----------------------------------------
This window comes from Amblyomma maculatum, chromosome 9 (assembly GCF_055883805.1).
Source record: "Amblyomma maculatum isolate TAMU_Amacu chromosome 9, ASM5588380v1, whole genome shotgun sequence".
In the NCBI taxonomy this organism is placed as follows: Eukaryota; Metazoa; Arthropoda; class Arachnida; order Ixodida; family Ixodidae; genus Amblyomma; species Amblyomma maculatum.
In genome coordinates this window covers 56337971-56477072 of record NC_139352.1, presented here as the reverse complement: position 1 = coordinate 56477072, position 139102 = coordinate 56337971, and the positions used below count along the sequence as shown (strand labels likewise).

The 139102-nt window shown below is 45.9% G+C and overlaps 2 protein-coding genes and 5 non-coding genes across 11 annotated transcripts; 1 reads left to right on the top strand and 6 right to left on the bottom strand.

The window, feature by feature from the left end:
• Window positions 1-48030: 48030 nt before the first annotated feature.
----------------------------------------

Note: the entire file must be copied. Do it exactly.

This window comes from Amblyomma maculatum, chromosome 9 (assembly GCF_055883805.1).
Source record: "Amblyomma maculatum isolate TAMU_Amacu chromosome 9, ASM5588380v1, whole genome shotgun sequence".
In the NCBI taxonomy this organism is placed as follows: Eukaryota; Metazoa; Arthropoda; class Arachnida; order Ixodida; family Ixodidae; genus Amblyomma; species Amblyomma maculatum.
In genome coordinates this window covers 56337971-56477072 of record NC_139352.1, presented here as the reverse complement: position 1 = coordinate 56477072, position 139102 = coordinate 56337971, and the positions used below count along the sequence as shown (strand labels likewise).

The 139102-nt window shown below is 45.9% G+C and overlaps 2 protein-coding genes and 5 non-coding genes across 11 annotated transcripts; 1 reads left to right on the top strand and 6 right to left on the bottom strand.

The window, feature by feature from the left end:
• Window positions 1-48030: 48030 nt before the first annotated feature.